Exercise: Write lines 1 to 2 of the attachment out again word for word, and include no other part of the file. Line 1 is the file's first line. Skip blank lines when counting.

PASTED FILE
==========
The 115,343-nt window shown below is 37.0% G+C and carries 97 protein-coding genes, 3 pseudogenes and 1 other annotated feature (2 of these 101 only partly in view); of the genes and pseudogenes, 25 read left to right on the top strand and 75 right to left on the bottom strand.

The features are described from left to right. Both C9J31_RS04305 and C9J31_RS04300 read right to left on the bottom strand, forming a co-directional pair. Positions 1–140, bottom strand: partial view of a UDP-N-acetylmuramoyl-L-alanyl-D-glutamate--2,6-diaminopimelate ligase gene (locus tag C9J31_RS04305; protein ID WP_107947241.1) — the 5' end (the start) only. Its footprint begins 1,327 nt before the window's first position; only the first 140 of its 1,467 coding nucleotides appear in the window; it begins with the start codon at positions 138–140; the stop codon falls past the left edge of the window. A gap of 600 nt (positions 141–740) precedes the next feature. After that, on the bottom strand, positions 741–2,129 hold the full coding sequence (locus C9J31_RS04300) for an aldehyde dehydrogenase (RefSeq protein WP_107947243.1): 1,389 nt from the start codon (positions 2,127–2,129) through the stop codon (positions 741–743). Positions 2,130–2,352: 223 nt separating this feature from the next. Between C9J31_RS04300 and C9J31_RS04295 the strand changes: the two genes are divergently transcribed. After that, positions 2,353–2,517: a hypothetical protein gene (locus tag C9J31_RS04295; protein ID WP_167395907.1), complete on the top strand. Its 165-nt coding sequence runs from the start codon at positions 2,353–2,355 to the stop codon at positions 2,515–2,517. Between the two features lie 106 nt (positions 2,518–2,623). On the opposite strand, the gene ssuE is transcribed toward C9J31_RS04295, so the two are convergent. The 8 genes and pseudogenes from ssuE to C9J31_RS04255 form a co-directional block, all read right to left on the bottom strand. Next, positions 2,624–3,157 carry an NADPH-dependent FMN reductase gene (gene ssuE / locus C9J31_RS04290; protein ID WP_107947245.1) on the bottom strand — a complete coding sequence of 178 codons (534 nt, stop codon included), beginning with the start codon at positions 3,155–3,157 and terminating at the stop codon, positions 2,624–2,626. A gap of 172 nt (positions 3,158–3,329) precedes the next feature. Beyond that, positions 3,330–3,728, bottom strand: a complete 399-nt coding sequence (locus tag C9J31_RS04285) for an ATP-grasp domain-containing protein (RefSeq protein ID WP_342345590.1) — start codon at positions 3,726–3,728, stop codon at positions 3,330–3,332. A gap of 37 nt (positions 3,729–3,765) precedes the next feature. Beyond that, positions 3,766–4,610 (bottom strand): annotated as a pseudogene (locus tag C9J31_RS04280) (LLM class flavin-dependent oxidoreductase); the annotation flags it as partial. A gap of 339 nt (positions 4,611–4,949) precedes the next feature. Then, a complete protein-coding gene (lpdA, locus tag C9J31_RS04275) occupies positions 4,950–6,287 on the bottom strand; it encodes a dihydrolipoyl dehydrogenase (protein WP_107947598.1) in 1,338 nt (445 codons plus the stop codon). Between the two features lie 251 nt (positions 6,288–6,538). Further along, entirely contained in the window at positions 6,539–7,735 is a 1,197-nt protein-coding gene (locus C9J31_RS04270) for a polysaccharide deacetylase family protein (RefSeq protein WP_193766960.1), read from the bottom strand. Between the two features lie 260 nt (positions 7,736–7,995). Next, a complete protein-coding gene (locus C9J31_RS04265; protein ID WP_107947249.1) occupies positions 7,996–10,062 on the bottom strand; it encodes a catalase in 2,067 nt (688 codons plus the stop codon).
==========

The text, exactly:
The 115,343-nt window shown below is 37.0% G+C and carries 97 protein-coding genes, 3 pseudogenes and 1 other annotated feature (2 of these 101 only partly in view); of the genes and pseudogenes, 25 read left to right on the top strand and 75 right to left on the bottom strand.

The features are described from left to right. Both C9J31_RS04305 and C9J31_RS04300 read right to left on the bottom strand, forming a co-directional pair. Positions 1–140, bottom strand: partial view of a UDP-N-acetylmuramoyl-L-alanyl-D-glutamate--2,6-diaminopimelate ligase gene (locus tag C9J31_RS04305; protein ID WP_107947241.1) — the 5' end (the start) only. Its footprint begins 1,327 nt before the window's first position; only the first 140 of its 1,467 coding nucleotides appear in the window; it begins with the start codon at positions 138–140; the stop codon falls past the left edge of the window. A gap of 600 nt (positions 141–740) precedes the next feature. After that, on the bottom strand, positions 741–2,129 hold the full coding sequence (locus C9J31_RS04300) for an aldehyde dehydrogenase (RefSeq protein WP_107947243.1): 1,389 nt from the start codon (positions 2,127–2,129) through the stop codon (positions 741–743). Positions 2,130–2,352: 223 nt separating this feature from the next. Between C9J31_RS04300 and C9J31_RS04295 the strand changes: the two genes are divergently transcribed. After that, positions 2,353–2,517: a hypothetical protein gene (locus tag C9J31_RS04295; protein ID WP_167395907.1), complete on the top strand. Its 165-nt coding sequence runs from the start codon at positions 2,353–2,355 to the stop codon at positions 2,515–2,517. Between the two features lie 106 nt (positions 2,518–2,623). On the opposite strand, the gene ssuE is transcribed toward C9J31_RS04295, so the two are convergent. The 8 genes and pseudogenes from ssuE to C9J31_RS04255 form a co-directional block, all read right to left on the bottom strand. Next, positions 2,624–3,157 carry an NADPH-dependent FMN reductase gene (gene ssuE / locus C9J31_RS04290; protein ID WP_107947245.1) on the bottom strand — a complete coding sequence of 178 codons (534 nt, stop codon included), beginning with the start codon at positions 3,155–3,157 and terminating at the stop codon, positions 2,624–2,626. A gap of 172 nt (positions 3,158–3,329) precedes the next feature. Beyond that, positions 3,330–3,728, bottom strand: a complete 399-nt coding sequence (locus tag C9J31_RS04285) for an ATP-grasp domain-containing protein (RefSeq protein ID WP_342345590.1) — start codon at positions 3,726–3,728, stop codon at positions 3,330–3,332. A gap of 37 nt (positions 3,729–3,765) precedes the next feature. Beyond that, positions 3,766–4,610 (bottom strand): annotated as a pseudogene (locus tag C9J31_RS04280) (LLM class flavin-dependent oxidoreductase); the annotation flags it as partial. A gap of 339 nt (positions 4,611–4,949) precedes the next feature. Then, a complete protein-coding gene (lpdA, locus tag C9J31_RS04275) occupies positions 4,950–6,287 on the bottom strand; it encodes a dihydrolipoyl dehydrogenase (protein WP_107947598.1) in 1,338 nt (445 codons plus the stop codon). Between the two features lie 251 nt (positions 6,288–6,538). Further along, entirely contained in the window at positions 6,539–7,735 is a 1,197-nt protein-coding gene (locus C9J31_RS04270) for a polysaccharide deacetylase family protein (RefSeq protein WP_193766960.1), read from the bottom strand. Between the two features lie 260 nt (positions 7,736–7,995). Next, a complete protein-coding gene (locus C9J31_RS04265; protein ID WP_107947249.1) occupies positions 7,996–10,062 on the bottom strand; it encodes a catalase in 2,067 nt (688 codons plus the stop codon).